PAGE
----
Apparently the residents of these cabins use the airstrip to fly in on weekends. Wilderness indeed!
If Cooskie Creek was a little crowded, Big Flat was downtown Tokyo. Here's the second large scout group we encountered.
Scout troop number three joins the party.
(Meanwhile, back at the parking lot...)
When we left, there were only a few cars in the lot. This is what it looked like when we came back at the end.
With the scout infestation in full force, swanky campsites were in high demand. Our original plan was to camp in Fort Phoenix, one of many products-of-boredom built along the coast at Big Flat. It provided decent shelter from the wind, but the amount of floor space left something to be desired.
This dude wasn't much help in finding a campsite. (Cute though!)
People have a lot of free time on their hands in the Lost Coast.
Bonus: there's a very workable right shoulder at Big Flat. Maybe it was just from walking along 16 miles of blown out breakers, but this wave looked pretty tempting!
By far, the second rock from the left was the best camping table we'd ever had! Yowza, what a rock!
More Lost Coast wildflowers (this time slightly concealed).
Did I mention that the trail wasn't much of a trail?
Sea green mossy boulders.
As if the treacherousness of the boulders wasn't enough on it's own, certain doom awaited those who ventured too close to the Pacific Ocean.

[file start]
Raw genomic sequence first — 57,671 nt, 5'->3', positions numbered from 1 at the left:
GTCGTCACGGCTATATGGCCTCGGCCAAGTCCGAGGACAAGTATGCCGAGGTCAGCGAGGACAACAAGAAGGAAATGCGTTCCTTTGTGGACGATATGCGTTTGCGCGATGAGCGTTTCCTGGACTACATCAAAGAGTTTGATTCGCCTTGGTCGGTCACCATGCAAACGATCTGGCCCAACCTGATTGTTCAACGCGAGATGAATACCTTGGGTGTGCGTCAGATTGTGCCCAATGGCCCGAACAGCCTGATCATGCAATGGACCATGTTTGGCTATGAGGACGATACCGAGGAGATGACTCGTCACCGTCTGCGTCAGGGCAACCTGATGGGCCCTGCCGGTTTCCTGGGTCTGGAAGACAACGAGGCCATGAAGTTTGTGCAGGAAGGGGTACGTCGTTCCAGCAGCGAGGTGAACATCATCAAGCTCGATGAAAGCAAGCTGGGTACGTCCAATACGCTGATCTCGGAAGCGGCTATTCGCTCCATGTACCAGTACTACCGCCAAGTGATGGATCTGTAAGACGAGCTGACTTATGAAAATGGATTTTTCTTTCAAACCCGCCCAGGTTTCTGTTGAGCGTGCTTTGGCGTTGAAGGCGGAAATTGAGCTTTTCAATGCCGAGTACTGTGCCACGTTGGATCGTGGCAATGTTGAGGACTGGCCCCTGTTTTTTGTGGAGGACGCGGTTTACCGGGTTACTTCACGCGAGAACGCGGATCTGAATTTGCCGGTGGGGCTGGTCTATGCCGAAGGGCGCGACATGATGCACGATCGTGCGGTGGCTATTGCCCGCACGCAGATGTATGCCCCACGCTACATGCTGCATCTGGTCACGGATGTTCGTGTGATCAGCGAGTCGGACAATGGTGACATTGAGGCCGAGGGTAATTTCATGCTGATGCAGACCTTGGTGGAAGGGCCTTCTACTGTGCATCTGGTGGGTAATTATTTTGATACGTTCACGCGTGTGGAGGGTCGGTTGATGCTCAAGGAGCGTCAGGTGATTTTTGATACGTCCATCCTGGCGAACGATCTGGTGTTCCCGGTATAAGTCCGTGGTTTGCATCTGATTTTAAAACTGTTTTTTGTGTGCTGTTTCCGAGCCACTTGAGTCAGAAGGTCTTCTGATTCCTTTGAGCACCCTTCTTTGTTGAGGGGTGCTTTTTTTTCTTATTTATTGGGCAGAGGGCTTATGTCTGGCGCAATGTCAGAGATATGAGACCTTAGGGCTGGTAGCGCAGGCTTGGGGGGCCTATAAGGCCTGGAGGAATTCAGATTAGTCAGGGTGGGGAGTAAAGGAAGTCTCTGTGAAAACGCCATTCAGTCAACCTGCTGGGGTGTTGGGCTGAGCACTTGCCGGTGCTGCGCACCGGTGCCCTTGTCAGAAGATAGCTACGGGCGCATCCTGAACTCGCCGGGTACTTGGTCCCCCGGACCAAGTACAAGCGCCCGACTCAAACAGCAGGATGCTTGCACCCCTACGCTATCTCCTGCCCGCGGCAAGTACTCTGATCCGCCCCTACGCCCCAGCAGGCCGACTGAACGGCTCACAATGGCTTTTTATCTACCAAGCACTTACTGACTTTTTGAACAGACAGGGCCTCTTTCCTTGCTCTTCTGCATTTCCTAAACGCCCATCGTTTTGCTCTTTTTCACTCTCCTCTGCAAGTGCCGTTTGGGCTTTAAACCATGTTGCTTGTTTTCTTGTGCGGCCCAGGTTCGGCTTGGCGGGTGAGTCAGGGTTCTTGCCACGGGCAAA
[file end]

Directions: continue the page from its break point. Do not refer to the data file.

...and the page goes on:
Does anyone know what these things are?
Snake tracks! (And more boot prints.)
There was one stretch of coast on our last day that was littered with all sorts of dead animals. Fish heads, sea stars, weird orange things, and dead birds.
Sarah and her fantastic posture, enjoying the view at the Lost Coast, Humboldt County, California.
At the second to last big creek, Sarah rested at the mouth while Andre ventured up into the bush...
It was a magical wonderland up in there! Very green and very lush.
With a neat little waterfall too.
Andre Donkey-Konged back out to Sarah via some super-marine logs.
These neat little plants grow long red stalks, but unfortunately all of those specimens were too high up the cliff.
Insert Dirty Harry quotes as appropriate.
Irresistible yellow flowers growin' outta a log.
Lest you get the wrong impression, Sarah hiked her ass off on this trip.
This deadly menace swooped down out of nowhere! Fortunately I managed to snap a shot between offensive maneuvers.
With Shelter Cove visible in the background, Andre and Sarah discover that the jeep mirage they had seen headed towards them along the beach was actually a complicated stump.
According to our (crappy) guide book, there was a road all along Black Sand Beach. What a tease! A solid road would have been pretty sweet after all that sand hiking.
Here's the last truck to try the drive.
Dork/Hipster, presumably on his way to Big Flat. (Andre's cynicism springs from jealousy.)
Sarah definitely had a beef with at least one of this sign's claims.
Miles hiked: 25.59
Max elevation: 81 ft.
Nights spent: 2
Scouts spotted: oodles
Delicious new camping meals premiered: 4 (chicken tetrazini, hummus/pita with s.d. tomatoes, pasta with spinach cream sauce, tabouli salad)
Dead fish pictures Sarah wouldn't let me put on this website: 3
Rattlesnakes encountered: almost one